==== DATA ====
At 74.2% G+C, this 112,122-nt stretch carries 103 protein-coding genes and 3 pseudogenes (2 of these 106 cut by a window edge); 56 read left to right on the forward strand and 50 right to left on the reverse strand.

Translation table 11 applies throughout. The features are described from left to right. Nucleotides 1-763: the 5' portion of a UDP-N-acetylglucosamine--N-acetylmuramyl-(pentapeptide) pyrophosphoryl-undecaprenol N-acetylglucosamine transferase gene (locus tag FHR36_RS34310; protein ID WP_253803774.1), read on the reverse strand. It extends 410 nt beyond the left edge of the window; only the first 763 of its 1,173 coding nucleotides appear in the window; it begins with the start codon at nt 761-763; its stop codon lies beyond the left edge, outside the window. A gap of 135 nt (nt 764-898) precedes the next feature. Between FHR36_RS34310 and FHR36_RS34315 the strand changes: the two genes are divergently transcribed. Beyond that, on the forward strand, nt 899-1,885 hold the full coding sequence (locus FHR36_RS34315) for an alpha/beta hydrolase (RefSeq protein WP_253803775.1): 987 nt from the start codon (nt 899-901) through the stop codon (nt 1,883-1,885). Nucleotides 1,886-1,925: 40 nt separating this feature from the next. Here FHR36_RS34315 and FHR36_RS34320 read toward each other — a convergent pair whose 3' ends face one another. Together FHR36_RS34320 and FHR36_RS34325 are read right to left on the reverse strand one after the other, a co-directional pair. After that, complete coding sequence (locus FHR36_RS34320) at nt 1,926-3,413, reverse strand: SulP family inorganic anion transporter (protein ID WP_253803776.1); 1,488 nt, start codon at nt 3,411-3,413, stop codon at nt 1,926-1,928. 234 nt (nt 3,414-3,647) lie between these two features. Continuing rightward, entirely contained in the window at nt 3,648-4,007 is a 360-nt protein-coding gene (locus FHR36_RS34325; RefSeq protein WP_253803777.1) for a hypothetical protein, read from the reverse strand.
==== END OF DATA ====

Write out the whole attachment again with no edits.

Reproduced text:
At 74.2% G+C, this 112,122-nt stretch carries 103 protein-coding genes and 3 pseudogenes (2 of these 106 cut by a window edge); 56 read left to right on the forward strand and 50 right to left on the reverse strand.

Translation table 11 applies throughout. The features are described from left to right. Nucleotides 1-763: the 5' portion of a UDP-N-acetylglucosamine--N-acetylmuramyl-(pentapeptide) pyrophosphoryl-undecaprenol N-acetylglucosamine transferase gene (locus tag FHR36_RS34310; protein ID WP_253803774.1), read on the reverse strand. It extends 410 nt beyond the left edge of the window; only the first 763 of its 1,173 coding nucleotides appear in the window; it begins with the start codon at nt 761-763; its stop codon lies beyond the left edge, outside the window. A gap of 135 nt (nt 764-898) precedes the next feature. Between FHR36_RS34310 and FHR36_RS34315 the strand changes: the two genes are divergently transcribed. Beyond that, on the forward strand, nt 899-1,885 hold the full coding sequence (locus FHR36_RS34315) for an alpha/beta hydrolase (RefSeq protein WP_253803775.1): 987 nt from the start codon (nt 899-901) through the stop codon (nt 1,883-1,885). Nucleotides 1,886-1,925: 40 nt separating this feature from the next. Here FHR36_RS34315 and FHR36_RS34320 read toward each other — a convergent pair whose 3' ends face one another. Together FHR36_RS34320 and FHR36_RS34325 are read right to left on the reverse strand one after the other, a co-directional pair. After that, complete coding sequence (locus FHR36_RS34320) at nt 1,926-3,413, reverse strand: SulP family inorganic anion transporter (protein ID WP_253803776.1); 1,488 nt, start codon at nt 3,411-3,413, stop codon at nt 1,926-1,928. 234 nt (nt 3,414-3,647) lie between these two features. Continuing rightward, entirely contained in the window at nt 3,648-4,007 is a 360-nt protein-coding gene (locus FHR36_RS34325; RefSeq protein WP_253803777.1) for a hypothetical protein, read from the reverse strand.